Suzuki project leader Shinichi Sahara has detailed how the squad’s new MotoGP management structure will work in 2021, as the reigning champion team attempts to replace departing boss Davide Brivio without bringing in new faces.
When Brivio stunned the MotoGP paddock by accepting an offer to head Alpine’s Formula 1 efforts at the eleventh hour, he left Suzuki with a huge gap to fill just as it should’ve been focusing on defending the title it won last year with Joan Mir.
It quickly became clear that Suzuki wouldn’t just bring in a new team principal from outside. And it’s not actually directly promoting a single person either. Instead it’s trying something a bit more democratic.
Veteran project leader Sahara clarified what the team will do in a roundtable discussion with journalists this week.
“Every team management-related matter will be discussed among the key people in the team,” he explained.
“To do that, we’ve established a team management committee with the key people, and these people are in charge item by item and section by section, and will discuss matters and exchange information.
“This is the way that we’ve chosen to manage the situation after Davide’s departure.”
That management team will consist of a number of team and motorsport veterans, as Sahara (pictured above) and technical manager Ken Kawauchi are joined by crew chiefs Frankie Carchedi and Jose Manuel Cazeaux, and Suzuki’s highly-experienced marketing and communications manager Alberto Gomez.
There will even remain a Brivio on the committee, with team coordinators Mitia Dotta and Roberto Brivio (brother of Davide) also stepping up to take on additional new roles.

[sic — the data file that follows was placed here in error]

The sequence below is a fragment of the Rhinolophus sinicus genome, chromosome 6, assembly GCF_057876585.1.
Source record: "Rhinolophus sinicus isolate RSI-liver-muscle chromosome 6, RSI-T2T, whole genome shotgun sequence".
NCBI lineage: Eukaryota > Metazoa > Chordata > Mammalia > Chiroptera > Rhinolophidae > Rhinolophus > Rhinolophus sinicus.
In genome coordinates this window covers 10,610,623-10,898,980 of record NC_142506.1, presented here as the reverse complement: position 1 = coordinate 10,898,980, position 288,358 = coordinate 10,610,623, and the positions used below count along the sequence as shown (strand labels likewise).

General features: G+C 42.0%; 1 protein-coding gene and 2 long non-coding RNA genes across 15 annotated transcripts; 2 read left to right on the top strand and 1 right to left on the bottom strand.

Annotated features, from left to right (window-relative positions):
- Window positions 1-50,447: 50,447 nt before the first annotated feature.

And with that group having considerable experience of working together since Suzuki made its return to the premier class in 2015, Sahara is adamant there won’t be any issues arising from the unexpected change in how the team is led.
“Even when we had Davide as a team manager, I was also in charge as team director and I spoke with him on every matter,” he said.
“We exchanged enough information between me, him and Ken Kawauchi, the technical manager.
“I know how they managed the human side and the technical side of the team and I have no concern.
“We have super experienced people on the technical, marketing and administration sides, and I have no worries at all.
“We’ve only just started the new system with the team management committee and it’s worked very well so far.
“Everything is under control, I feel. I think the team is united more than before.”
In many ways, it makes complete sense that Suzuki is not looking to bring a new person in to steer its highly-successful team.
Its group is remarkably well-bonded, in large part thanks to Brivio’s excellent people management skills.
They’re a tight-knit bunch and there is arguably a greater risk in disrupting that unity by adding a new person at the top than there is by maintaining consistency with the current leaders.
However, while the new solution might be an elegant one to fix the unforeseen problem of Brivio’s departure, Sahara also made it clear that it’s not the long-term plan – and that in fact it just be a preparatory move to allow the team to promote from within in the near future.
“I don’t know who will become team manager in the future,” he conceded, “but for everybody it’s a good chance to learn what the team management job is, to be involved in the committee and exchange all the information about what we need to do.
“The best situation is if I can promote somebody within the team to become team manager in the future.
“But if somebody gets promoted to team manager, then we will need another person to replace this guy’s original position. We will see during the season.
“I think those guys, and also other team members, are highly skilled. So it’s no surprise if somebody can be promoted to team manager in the future… but not me!”